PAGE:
Oddly, the very same interest groups who’ve been banging away at the FCC for the All-Vid rules are upset, as are the interest groups who advocated for the FCC to adopt net neutrality rules after Congress demurred right before the 2010 election. These two groups are actually one group of course, consisting of our friends who style themselves advocates for the public interest. Free Press, the organization that Tim Wu once chaired, complains that the Xbox’ Comcast Xfinity connection feature doesn’t have enough restrictions because on-demand XFinity video consumption doesn’t count against the 250 GB per month usage cap that Comcast imposes on its Internet users:

“Comcast tries to justify preferred treatment for its own video on the Xbox 360 by claiming that the content is delivered over a private IP network rather than the public Internet,” Free Press policy director Matt Wood said in a statement. “But not counting this video against a Comcast customer’s monthly data limit gives the Comcast product an unfair advantage against other Internet video services. Unfortunately, such anti-competitive tricks may be allowed by loopholes in the FCC’s Open Internet rules, proving once again that the FCC failed to deliver on the promise of real Net Neutrality.”

As usual, the Free Press policy complaint is mixed with a technical misapprehension. It’s true that XFinity usage doesn’t count against Comcast’s Internet usage limit, any more than watching Survivor in real time does, regardless of the device that’s acting as a set top box (STB) to make it happen:  TV viewing doesn’t count toward the Internet limit when it comes into the home over Comcast’s STB, and it doesn’t count in the Xbox. That’s because TV viewing through the Comcast network doesn’t involve the Internet, not because of any tricky or misleading claim that Comcast may or may not be making.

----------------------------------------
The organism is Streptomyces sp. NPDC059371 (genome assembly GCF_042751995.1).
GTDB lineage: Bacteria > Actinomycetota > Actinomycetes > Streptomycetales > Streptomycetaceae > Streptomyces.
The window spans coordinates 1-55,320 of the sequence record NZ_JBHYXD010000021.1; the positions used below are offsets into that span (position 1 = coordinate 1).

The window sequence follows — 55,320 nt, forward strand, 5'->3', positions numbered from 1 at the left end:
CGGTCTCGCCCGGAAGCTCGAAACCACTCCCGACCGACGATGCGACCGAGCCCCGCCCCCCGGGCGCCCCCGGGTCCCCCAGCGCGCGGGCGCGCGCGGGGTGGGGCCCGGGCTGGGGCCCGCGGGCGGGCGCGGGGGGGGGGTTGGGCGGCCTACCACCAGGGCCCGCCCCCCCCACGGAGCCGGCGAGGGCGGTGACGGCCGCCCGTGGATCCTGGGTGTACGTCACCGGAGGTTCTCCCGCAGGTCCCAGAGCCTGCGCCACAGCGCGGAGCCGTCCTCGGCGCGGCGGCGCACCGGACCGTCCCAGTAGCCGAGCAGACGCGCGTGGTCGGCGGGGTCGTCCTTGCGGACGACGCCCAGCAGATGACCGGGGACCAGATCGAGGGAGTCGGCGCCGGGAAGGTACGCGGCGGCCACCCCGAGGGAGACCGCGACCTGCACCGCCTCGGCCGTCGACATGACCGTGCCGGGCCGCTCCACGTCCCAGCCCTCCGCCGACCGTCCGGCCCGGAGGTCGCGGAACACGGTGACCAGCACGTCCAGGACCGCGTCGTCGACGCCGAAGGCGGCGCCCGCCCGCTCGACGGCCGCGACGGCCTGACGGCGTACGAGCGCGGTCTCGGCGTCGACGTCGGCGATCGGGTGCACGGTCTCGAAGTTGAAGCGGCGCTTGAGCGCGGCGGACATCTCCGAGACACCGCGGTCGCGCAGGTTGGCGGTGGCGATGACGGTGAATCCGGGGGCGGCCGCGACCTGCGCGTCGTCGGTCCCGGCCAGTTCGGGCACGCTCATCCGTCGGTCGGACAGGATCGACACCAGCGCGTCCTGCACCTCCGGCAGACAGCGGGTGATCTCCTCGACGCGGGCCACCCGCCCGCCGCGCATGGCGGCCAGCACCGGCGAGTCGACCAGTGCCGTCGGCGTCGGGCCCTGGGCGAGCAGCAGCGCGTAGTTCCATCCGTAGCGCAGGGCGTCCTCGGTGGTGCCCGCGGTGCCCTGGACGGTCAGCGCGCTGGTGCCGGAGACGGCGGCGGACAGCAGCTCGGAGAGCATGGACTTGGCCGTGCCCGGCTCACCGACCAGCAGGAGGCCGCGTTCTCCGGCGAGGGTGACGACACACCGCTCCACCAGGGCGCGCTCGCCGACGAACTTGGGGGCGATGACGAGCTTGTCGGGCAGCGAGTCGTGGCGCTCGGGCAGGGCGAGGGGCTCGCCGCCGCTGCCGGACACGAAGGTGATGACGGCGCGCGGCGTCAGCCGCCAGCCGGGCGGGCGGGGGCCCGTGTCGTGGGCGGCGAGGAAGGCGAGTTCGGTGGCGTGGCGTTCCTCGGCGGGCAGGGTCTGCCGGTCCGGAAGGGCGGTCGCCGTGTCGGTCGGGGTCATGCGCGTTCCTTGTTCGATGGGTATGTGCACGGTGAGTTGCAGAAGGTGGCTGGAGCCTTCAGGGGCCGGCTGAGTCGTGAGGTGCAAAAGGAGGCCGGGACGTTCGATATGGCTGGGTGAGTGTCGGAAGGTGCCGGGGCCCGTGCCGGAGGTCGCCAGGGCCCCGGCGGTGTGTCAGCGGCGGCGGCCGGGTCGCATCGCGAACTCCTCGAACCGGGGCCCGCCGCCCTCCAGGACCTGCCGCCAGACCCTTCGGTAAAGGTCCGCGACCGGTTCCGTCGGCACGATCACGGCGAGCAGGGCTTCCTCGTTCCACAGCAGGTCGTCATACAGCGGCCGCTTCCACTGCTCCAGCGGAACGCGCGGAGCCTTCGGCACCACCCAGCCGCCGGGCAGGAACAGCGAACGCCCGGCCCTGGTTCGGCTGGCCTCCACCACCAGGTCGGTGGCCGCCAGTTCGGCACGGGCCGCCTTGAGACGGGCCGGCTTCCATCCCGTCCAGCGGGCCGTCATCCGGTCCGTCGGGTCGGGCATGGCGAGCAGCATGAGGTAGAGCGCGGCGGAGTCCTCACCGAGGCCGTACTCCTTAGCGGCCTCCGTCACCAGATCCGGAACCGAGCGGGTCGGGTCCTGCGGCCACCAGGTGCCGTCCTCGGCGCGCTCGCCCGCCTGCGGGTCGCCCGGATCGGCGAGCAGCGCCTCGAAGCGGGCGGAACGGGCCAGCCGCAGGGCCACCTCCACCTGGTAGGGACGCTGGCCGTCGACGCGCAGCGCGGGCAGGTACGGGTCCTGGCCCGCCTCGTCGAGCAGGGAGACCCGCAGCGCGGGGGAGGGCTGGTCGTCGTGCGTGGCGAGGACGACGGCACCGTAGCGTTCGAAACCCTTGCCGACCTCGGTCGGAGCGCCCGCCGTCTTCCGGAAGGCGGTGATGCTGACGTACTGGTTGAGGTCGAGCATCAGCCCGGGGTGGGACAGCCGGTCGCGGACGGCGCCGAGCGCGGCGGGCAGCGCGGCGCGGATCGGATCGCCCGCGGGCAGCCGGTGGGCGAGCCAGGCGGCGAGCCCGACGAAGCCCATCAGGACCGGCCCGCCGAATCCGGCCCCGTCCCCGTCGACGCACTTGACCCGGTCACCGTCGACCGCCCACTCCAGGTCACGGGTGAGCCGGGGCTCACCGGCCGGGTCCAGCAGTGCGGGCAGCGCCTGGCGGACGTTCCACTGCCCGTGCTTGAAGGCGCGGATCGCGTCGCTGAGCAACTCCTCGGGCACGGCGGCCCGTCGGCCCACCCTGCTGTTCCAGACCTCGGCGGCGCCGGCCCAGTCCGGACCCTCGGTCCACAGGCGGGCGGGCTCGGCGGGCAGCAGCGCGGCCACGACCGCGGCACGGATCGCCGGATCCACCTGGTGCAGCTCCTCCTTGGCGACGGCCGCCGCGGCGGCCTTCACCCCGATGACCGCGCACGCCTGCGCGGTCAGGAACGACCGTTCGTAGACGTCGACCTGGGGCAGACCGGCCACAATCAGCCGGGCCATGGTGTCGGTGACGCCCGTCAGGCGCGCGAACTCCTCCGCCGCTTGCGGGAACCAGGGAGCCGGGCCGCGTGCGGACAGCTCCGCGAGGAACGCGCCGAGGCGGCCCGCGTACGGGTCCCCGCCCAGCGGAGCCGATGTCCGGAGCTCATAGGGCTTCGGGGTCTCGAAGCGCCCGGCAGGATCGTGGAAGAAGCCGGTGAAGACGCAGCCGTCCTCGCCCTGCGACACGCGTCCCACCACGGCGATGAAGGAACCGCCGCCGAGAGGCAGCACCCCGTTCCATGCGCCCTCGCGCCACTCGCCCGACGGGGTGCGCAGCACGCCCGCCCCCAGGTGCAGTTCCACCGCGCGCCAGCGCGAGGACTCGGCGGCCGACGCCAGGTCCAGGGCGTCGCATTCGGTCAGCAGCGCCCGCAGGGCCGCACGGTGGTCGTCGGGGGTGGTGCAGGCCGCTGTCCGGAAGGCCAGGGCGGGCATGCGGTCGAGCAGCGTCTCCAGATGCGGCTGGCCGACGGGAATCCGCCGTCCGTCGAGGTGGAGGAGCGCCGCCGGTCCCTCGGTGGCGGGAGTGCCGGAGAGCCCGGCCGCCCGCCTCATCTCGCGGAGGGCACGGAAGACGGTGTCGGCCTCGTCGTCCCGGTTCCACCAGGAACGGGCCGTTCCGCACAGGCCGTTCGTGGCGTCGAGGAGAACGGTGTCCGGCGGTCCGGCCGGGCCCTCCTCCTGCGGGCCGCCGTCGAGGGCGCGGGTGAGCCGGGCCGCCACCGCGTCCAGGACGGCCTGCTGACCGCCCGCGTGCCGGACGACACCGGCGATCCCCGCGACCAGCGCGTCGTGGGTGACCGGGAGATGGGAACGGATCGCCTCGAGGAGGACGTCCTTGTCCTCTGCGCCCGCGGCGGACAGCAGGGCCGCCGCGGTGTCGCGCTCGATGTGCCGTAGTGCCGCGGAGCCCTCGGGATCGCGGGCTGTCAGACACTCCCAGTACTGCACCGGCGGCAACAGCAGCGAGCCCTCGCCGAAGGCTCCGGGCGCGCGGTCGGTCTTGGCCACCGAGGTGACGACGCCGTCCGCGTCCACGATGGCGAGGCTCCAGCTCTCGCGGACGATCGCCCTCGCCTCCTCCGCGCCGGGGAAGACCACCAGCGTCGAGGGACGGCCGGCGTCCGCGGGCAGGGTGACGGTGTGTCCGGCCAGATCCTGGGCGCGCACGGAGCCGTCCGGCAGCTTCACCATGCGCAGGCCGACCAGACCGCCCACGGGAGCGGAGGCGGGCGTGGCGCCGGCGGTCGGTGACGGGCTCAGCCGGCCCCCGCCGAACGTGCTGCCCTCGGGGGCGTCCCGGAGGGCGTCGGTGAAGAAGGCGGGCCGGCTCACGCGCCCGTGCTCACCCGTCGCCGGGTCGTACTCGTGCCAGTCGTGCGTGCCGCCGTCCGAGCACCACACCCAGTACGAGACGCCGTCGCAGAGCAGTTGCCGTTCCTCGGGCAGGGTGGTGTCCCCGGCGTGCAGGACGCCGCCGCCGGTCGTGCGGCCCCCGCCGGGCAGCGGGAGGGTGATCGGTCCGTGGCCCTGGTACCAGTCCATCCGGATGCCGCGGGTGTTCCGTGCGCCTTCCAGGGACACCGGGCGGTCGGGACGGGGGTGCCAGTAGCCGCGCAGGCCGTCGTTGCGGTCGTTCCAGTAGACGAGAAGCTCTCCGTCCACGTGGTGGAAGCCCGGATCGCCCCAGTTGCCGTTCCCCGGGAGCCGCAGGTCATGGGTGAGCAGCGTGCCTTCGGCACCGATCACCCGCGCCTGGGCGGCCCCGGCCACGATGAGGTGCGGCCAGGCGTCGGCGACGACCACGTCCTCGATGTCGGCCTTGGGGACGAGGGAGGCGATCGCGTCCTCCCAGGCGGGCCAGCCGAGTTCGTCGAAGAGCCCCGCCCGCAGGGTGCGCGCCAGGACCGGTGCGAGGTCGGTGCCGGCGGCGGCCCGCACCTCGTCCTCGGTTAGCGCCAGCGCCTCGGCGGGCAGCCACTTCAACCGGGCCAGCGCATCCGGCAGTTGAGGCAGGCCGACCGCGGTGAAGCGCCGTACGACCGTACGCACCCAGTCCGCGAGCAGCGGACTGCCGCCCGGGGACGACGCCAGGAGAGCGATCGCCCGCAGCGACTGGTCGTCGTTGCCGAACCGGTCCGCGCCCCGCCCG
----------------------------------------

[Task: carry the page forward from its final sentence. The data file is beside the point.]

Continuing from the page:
So why would you count TV viewing against an Internet limit when it has nothing to do with the Internet? You don’t even need an Internet account with Comcast to watch TV live or on-demand, that capability is part of their cable TV service. If the Xbox user is exempt from irrelevant Internet usage caps while watching TV, he’s on a level playing field with those who watch TV with Comcast’s STB. If the situation were any different, you can bet that Free Press would be complaining to the high heavens even louder about unfair discrimination to force people to use the Comcast STB.

Professor Wu himself seems to have seems to have forgotten his own distinction:

“The whole idea of net neutrality is to try and guarantee that similar content gets treated similarly,” Wu says, “and if you think about it for a second, if something doesn’t count against your cap, obviously it’s getting a preferential treatment. You’re more likely to stream that instead of someone else’s.”

While his 2003 paper clearly separated services local to the broadband network from those that transit the Internet, Tim Wu 2012 treats all content-related services the same, regardless of whether they touch the public Internet or not.  I suppose his views have evolved.

Not to be left out, Public Knowledge once again declares the imminent death of the open Internet: